Navigation for News Categories
The fund took its biggest monthly hits in February and March at the height of market volatility. [File photo]
It has had a 1.73 percent return on its investments in the year ended June to stand at $44.8 billion (after fees but before tax).
The fund took its biggest monthly hits in February and March at the height of market volatility, when it had its second biggest monthly fall of 12.3 percent since being set up.
The annual return was also well below its benchmark reference portfolio, which returned 3.82 percent.
The fund’s average annual return since it was set up in 2003 has been 9.63 percent, although it was adversely affected by the global financial crisis of a decade ago, and growth was also constrained when the then National-led government suspended contributions as it looked to cut its deficits in the wake of the Canterbury earthquakes.
Photo: Supplied/NZ Super Fund
NZ Superannuation Fund chief executive Matt Whineray said it had always been vulnerable to wild swings in share markets, because its investments were weighted towards shares.
“Yet we also expect the fund to earn back these losses – and then some – in subsequent years as markets recover.”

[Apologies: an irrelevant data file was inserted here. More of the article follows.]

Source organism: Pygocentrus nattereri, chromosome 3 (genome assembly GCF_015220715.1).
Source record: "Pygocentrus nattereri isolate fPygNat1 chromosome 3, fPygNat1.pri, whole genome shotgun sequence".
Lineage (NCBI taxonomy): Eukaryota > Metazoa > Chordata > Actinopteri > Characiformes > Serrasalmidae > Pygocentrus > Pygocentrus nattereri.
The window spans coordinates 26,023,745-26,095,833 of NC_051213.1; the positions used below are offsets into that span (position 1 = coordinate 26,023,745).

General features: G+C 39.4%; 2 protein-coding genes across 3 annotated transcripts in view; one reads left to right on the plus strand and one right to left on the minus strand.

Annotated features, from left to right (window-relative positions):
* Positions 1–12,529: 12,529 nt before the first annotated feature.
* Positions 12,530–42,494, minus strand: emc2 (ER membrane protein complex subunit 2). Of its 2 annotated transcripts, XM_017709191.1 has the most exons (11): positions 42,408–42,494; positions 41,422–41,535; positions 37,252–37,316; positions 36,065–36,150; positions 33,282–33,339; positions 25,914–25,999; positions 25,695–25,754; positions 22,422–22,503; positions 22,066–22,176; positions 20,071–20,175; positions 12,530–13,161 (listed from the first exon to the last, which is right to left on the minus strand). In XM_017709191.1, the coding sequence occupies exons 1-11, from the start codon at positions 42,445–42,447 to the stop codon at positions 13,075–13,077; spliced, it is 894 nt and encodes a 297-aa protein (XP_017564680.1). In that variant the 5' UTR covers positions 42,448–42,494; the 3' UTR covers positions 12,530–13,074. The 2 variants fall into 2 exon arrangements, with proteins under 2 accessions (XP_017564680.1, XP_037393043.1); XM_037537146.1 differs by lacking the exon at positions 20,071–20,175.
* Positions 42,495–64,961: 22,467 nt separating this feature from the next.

He said the fund had looked to take advantage of trading opportunities as the markets gyrated.
“The fund added significantly to its equity and credit positions as markets fell, and has progressively reduced those positions as markets have recovered,” Whineray said.
He said the outlook remained difficult given low interest rates and weak economies.
“Market pricing indicates interest rates will remain very low for an extended period, meaning that expected returns on all assets are below our long run expectations.”
The fund was set up to offset growing long term costs of superannuation, and is not expecting substantial withdrawals until well into the 2030s.
Send your news and stories to us email@example.com or firstname.lastname@example.org and WhatsApp: +447747873668.
Before you go...
Democratic norms are being stress-tested all over the world, and the past few years have thrown up all kinds of questions we didn't know needed clarifying – how long is too long for a parliamentary prorogation? How far should politicians be allowed to intervene in court cases? To monitor these issues as closely as we have in the past we need your support, so please consider donating to The Climax News Room.